A few nights ago on Twitter, I quipped that I was planning to launch a trade union for remote workers. With dues of £10 a year, but membership of 200 million worldwide, I planned to become the Jimmy Hoffa of Zoom (my colleague Jamie McClellan, clearly a Microsoft fan, suggested we call ourselves the Teamsters). If our demands for swivel chairs were not met, we would threaten to homework-to-rule — sitting with our backs to brightly lit windows, perhaps, or running vacuum cleaners in mid-presentation.
But in a way, a million or so Londoners are already doing something similar by refusing to travel to work. This is a white-collar strike — or more accurately a strike by people who normally wear collars demanding the right to work dressed like Dominic Cummings.
And seated beside my brazier (technically a John Lewis firepit), I support my comrades in the remote-worker’s struggle. Unlike the often Luddite demands of strikers, this is the opposite. It is a campaign to allow technology to deliver its promised benefits to the quality of working life. If such a movement failed to take shape before, it was only because, while many of us suspected we ourselves could work effectively from home, nobody (even me) believed such a system could function at scale. We do now. It echoes John Locke’s famous locked-room analogy: we did not feel imprisoned before, because we did not know we were locked in. Now everyone knows there is a door.
Various economists, most notably Keynes, theorised that as wealth grew, people would work shorter hours. But this narrow model of exchange — time for money — fails to capture something we prize as highly as leisure which lies outside the realm of economics: personal autonomy.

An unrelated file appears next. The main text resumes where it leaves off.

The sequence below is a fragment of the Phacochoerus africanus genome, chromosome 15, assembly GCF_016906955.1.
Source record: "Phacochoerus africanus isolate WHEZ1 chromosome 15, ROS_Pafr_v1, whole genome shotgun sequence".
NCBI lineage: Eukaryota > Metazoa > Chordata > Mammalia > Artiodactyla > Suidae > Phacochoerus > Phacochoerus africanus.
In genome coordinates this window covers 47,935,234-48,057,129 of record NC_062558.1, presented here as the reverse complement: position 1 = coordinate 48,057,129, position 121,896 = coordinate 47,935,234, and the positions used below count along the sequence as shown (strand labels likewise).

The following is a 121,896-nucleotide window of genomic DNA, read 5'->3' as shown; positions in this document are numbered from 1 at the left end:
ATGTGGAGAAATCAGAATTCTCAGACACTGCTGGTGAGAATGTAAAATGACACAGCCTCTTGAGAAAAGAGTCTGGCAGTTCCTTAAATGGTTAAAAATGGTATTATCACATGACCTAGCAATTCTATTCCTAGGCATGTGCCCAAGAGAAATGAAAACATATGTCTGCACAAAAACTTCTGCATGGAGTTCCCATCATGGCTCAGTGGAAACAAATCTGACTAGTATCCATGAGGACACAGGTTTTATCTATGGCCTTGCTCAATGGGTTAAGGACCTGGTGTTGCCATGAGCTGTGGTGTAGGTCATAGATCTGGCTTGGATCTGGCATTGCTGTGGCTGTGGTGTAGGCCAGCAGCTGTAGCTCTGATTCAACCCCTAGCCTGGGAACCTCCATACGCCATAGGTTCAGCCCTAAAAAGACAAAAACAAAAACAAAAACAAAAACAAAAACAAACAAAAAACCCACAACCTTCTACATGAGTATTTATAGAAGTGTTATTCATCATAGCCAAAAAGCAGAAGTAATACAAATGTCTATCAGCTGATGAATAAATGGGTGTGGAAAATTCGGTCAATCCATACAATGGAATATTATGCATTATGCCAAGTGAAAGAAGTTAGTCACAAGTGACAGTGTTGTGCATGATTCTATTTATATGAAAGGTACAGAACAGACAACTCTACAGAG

Historically, when employers bought your labour, it was theirs alone to determine when and where it was performed. This made sense in 1930. Even in 1994, about 90 per cent of what I did required my timely presence in an office. Then mobile phones, email, laptop computers and high-speed home broadband each reduced that figure by about 10 per cent, with video-conferencing kicking it below the 50 per cent mark. This makes commuting two or three days a week seem feasible. Remote workers of the world, unite! You have nothing to lose but Southeastern trains.
A more nuanced value exchange between employer and employee, which recognises that people like work more if they can choose when and where to perform it, is exactly the kind of intelligent revelation of value which free markets exist to provide. Autonomy is also a very efficient currency with which to reward your workforce, as it is one form of wealth which nobody knows how to tax.
When I describe autonomy as a form of wealth, I do not mean it only psychologically. There are two ways to become richer. One is to earn more. The other is to spend less on things you are forced to buy. Given the extraordinary centralising forces of the past 40 years — where the gains of the knowledge economy have disproportionately accrued to rent-seeking city landlords and transport networks — the freedom to work remotely is an instant 20 per cent pay rise. And sorry Boris, but if I travel to work in order to buy a £6 sandwich, in the short term, yes, I am bailing out Pret A Manger, but in the long term I’m bailing out the Duke of Westminster.
The whole purpose of technology is to be disruptive. And if it does not disrupt the real estate sector, it’s not really doing its job. If this is a strike, it’s a very Schumpeterian one. What do we want? Creative destruction! When do we want it? Now!
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